A more recent companion didn't like that our waiter rarely stopped by to check on us, but I was elated. I'm old enough to remember when one called for a waiter's attention, rather than being confronted with it every four minutes; when waiters didn't begin their service by introducing themselves by their Christian names, leaving the introductions to their name tags.
Palette's entrées and appetizers, all slightly on the pricey side, arrive at your table having been photo-styled like mad; this is, after all, food served in an art museum. And if some of the consistently fresh American cuisine seems familiar, it's likely because the food is prepared by Santa Barbara Catering Company, the same folks responsible for the food at The Farm at South Mountain, where similar salads and sandwiches are offered without the cringe-inducing names.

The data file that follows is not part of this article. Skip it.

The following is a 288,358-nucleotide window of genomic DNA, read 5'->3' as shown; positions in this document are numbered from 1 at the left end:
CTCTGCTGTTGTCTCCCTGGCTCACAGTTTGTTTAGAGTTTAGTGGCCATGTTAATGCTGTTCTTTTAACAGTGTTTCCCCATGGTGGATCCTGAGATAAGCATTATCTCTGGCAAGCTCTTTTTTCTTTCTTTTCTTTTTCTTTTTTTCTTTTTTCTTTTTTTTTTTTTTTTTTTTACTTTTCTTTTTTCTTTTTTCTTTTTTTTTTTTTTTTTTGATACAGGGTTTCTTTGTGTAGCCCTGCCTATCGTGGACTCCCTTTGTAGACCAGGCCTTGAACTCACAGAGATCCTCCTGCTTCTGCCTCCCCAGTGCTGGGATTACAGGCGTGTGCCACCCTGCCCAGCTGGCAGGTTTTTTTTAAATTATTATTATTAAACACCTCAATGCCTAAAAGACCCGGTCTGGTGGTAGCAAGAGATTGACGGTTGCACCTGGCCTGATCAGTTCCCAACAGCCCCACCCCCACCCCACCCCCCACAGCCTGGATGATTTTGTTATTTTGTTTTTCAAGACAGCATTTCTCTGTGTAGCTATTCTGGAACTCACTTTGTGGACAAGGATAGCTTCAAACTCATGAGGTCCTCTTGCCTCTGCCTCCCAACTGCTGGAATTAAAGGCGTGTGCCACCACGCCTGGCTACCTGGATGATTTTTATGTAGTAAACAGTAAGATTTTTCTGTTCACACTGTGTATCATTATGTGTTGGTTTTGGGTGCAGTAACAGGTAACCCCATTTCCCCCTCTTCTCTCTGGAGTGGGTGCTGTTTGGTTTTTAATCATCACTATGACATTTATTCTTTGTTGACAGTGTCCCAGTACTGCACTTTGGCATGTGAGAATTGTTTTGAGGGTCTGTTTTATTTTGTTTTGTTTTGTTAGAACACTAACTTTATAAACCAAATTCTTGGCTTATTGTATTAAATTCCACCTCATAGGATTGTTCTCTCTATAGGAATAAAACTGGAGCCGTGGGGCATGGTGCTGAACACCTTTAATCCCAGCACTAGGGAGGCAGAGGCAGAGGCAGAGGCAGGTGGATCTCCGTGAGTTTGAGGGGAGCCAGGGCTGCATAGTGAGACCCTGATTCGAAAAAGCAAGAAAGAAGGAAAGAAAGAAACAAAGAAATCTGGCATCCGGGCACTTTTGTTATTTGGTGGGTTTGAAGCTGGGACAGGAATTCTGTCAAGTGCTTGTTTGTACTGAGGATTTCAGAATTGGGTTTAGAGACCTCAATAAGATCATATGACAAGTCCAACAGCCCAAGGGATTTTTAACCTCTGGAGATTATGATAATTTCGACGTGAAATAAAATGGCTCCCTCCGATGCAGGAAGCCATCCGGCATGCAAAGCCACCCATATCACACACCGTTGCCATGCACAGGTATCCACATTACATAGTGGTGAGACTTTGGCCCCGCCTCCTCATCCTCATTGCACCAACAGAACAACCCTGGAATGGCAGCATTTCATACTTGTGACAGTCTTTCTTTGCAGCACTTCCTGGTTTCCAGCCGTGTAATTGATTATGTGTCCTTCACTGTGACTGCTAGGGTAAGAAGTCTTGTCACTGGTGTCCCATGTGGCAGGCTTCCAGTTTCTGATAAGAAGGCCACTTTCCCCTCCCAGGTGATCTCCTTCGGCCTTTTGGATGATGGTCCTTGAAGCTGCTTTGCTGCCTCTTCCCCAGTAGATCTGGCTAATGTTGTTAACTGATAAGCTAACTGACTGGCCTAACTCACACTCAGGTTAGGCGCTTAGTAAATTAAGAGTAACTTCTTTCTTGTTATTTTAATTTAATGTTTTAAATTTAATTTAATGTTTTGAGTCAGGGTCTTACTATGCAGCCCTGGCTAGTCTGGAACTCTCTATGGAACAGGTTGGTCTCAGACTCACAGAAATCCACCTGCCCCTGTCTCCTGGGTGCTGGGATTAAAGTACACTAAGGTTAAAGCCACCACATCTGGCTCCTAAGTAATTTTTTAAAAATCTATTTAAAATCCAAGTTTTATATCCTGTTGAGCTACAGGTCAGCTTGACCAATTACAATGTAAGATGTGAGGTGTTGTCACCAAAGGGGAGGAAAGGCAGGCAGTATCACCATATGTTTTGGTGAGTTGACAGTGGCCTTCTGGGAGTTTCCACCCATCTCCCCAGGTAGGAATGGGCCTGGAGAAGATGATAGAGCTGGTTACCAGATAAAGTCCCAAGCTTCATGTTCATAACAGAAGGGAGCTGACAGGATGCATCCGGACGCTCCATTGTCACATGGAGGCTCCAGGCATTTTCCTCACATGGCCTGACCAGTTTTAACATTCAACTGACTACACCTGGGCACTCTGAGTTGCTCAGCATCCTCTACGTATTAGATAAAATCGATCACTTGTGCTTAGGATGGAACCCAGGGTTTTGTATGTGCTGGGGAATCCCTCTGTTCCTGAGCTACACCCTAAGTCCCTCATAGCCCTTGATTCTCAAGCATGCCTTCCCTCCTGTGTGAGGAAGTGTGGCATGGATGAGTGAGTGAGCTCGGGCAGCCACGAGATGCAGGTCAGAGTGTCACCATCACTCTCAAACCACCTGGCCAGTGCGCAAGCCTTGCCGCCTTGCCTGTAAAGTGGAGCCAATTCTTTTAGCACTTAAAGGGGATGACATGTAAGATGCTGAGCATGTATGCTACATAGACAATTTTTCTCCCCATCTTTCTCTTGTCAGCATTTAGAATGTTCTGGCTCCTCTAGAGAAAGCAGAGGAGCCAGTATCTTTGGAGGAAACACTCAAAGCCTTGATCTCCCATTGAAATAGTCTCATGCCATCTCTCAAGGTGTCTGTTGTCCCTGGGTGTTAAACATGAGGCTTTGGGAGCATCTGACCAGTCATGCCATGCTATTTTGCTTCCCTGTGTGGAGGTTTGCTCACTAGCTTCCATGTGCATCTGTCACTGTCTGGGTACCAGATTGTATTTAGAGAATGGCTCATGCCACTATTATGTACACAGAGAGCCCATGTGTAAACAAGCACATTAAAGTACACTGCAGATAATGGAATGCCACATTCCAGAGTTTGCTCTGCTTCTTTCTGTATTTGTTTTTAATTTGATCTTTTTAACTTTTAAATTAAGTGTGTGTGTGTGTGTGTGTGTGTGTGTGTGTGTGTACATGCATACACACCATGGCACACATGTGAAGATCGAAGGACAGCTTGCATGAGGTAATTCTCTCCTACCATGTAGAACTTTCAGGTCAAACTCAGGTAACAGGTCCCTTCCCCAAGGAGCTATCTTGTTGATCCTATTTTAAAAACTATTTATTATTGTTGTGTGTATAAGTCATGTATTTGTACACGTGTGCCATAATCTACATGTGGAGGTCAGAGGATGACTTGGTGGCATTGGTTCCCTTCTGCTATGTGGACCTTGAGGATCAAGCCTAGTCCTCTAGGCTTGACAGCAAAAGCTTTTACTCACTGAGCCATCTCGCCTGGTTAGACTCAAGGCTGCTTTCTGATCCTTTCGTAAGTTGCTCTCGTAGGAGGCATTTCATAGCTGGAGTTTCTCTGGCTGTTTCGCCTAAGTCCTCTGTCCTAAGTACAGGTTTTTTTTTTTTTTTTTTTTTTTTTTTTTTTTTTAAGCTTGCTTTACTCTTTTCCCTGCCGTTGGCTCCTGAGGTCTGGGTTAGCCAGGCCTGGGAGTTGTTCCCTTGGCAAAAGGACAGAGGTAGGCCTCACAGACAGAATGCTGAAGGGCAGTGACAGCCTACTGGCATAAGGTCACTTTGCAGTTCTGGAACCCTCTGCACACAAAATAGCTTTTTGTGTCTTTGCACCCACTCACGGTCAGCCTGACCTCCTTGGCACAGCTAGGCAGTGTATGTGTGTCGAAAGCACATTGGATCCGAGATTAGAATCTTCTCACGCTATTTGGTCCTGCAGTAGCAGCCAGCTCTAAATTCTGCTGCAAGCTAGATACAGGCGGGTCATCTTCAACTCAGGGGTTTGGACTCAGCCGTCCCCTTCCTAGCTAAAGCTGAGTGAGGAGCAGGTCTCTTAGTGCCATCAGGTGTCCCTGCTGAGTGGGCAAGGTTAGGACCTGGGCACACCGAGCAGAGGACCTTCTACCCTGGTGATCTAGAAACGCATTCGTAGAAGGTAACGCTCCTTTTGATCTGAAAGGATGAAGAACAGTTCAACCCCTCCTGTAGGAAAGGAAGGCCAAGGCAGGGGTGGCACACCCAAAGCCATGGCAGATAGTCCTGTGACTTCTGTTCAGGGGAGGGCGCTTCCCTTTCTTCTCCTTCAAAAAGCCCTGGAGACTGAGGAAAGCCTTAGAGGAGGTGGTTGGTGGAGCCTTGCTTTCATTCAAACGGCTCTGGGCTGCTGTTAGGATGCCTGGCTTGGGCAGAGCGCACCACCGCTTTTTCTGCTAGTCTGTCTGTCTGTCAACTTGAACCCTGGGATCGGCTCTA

Would that the Heard Museum's Courtyard Cafe were using an outside caterer of note. Alas, Courtyard's fare is only fair. I ate and ate and ate and found nothing on the menu much better than what I might have prepared myself, at home, while in a hurry to get done cooking.
The cup of posole I ordered arrived just barely warm, with the cheddar cheese (typically served on the side) already mixed in. There was too much salty broth for this to be a classic posole, making it instead a rather soupy bowl of pulled pork, onions, pinto beans, tomatoes, and hominy. My chopped kale Caesar was pleasant, the Tuscan kale and romaine tossed with bacon and tomatoes, although the croutons tasted like they came from a box and the dressing was clearly canned.